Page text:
The planetary health diet may help you live a longer, healthier life, study shows—here's how it compares to the Mediterranean diet

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Eating a diet which consists of mostly fruits, vegetables and whole foods — is not only good for the planet but can also be good for your health.

"The planetary health diet [was] designed by the EAT-Lancet Commission, to try and see how we [can], on a global level, design a dietary pattern that meets people's nutritional needs," says Maya Vadiveloo, an associate professor in the department of nutrition at the University of Rhode Island.

"But also address the issues that we see with the growing proportion of animal-based foods and how [production] contributes to greenhouse gas emissions and other markers that could adversely affect planetary health."

A recent study published in the American Journal of Clinical Nutrition found that the risk of premature death was lower by 30% for people who followed the planetary health diet in comparison to those who did not.

Whole-food, plant-based diets like the planetary health diet "tend to be very nutrient dense, so they end up being an important source of antioxidants and macro- and micronutrients that are ideal for the body," says Vadiveloo, who wasn't involved in the study.

Followers of the diet also had a 29% lower contribution to greenhouse gas emissions, the study found.

"A single cow produces between 154 to 264 pounds of methane gas per year," according to the U.S. Environmental Protection Agency. That number only multiplies when you consider that 1.5 billion cattle are specifically raised for meat production, meaning at least 231 billion pounds of methane emissions are entering the atmosphere from meat production from cows alone, the agency reports.

How does the planetary health diet compare to other diets?

But what makes the planetary health diet different from other popular eating patterns like the Mediterranean diet or the heart-healthy DASH diet?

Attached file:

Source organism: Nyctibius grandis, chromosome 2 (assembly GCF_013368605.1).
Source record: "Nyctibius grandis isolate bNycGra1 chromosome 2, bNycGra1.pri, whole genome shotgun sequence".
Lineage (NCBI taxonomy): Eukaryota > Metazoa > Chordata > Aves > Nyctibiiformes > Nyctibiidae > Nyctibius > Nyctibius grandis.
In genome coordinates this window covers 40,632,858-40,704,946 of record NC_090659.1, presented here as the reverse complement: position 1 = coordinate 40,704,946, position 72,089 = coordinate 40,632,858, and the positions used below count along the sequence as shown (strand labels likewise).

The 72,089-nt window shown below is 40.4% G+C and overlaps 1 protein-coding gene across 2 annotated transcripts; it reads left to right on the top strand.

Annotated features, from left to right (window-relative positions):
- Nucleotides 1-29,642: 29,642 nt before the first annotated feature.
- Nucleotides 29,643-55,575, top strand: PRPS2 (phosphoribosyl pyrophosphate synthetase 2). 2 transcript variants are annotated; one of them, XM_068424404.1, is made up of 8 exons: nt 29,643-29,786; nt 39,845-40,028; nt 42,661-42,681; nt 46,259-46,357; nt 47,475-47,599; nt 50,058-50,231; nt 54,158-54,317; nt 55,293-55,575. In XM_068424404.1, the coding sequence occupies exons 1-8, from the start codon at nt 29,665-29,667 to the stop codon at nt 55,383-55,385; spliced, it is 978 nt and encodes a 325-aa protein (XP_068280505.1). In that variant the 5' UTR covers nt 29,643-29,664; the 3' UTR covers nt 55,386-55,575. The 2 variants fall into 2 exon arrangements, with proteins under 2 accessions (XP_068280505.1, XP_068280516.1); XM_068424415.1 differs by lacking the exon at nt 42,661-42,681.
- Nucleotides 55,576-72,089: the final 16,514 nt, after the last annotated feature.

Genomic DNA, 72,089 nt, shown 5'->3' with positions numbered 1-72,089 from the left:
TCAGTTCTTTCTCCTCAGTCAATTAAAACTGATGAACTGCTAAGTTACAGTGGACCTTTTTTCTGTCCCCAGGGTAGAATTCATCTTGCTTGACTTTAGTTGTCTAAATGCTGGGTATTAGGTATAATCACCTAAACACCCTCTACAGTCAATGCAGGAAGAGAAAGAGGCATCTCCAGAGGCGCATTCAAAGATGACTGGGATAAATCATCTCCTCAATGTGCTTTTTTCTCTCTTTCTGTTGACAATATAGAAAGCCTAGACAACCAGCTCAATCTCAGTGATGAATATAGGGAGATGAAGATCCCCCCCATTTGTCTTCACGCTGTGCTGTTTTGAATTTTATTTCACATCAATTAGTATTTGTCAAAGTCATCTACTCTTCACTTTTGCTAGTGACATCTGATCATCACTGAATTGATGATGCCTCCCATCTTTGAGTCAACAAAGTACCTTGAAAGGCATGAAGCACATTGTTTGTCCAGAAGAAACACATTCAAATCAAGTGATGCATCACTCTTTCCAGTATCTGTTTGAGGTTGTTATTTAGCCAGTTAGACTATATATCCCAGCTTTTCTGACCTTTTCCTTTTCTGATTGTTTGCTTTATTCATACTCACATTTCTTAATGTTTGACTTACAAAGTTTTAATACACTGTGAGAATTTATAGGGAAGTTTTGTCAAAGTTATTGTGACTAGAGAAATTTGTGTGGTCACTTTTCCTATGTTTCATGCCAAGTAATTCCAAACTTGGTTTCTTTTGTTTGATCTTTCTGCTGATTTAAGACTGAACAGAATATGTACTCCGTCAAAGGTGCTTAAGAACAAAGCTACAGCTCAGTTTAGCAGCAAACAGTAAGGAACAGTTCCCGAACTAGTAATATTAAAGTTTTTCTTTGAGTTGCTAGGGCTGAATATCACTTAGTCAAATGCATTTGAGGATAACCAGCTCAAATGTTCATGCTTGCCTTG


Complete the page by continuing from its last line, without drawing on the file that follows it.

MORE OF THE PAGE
"The fundamentals between the patterns are similar. They are higher in whole fruits and vegetables, which is really the key to almost every heart-healthy pattern, as well as whole grains, and nuts and seeds," Vadiveloo says.

Yet there are some differences between the eating patterns.

The DASH diet "allows for higher consumption of animal-sourced foods, including low fat, dairy, and poultry. And maybe in higher quantities than the planetary health diet, because it's not looking specifically at planetary health," Vadiveloo notes.

The planetary health diet also places more limits on total fat consumption than the DASH diet does, she adds.

Generally speaking, the Mediterranean diet doesn't emphasize dairy foods, Vadiveloo says. The popular diet has a higher emphasis on unsaturated fat components like olive oil and fish compared to the planetary health diet.

"The other consistent thing is [in] all of these patterns, Mediterranean, DASH, planetary, there's no discrepancy over reducing sources of added sugars, reducing sources of solid fats, like from saturated fats, trans fats in coconut oil and animal sources," Vadiveloo notes.

She emphasizes that the best thing you can do to eat for good health is add more whole foods to your diet, especially fruits and vegetables; this aligns with all three of the healthy patterns. Additionally, limiting your consumption of ultra-processed foods is strongly recommended.

"We can say that the vast majority of ultra-processed foods are high in added sugars, high in refined grains, saturated fat, all the things that every single one of these patterns is saying limit," Vadiveloo says.

"Make your pattern high in whole foods, fruits, vegetables, whole grains, nuts, seeds [and] legumes."

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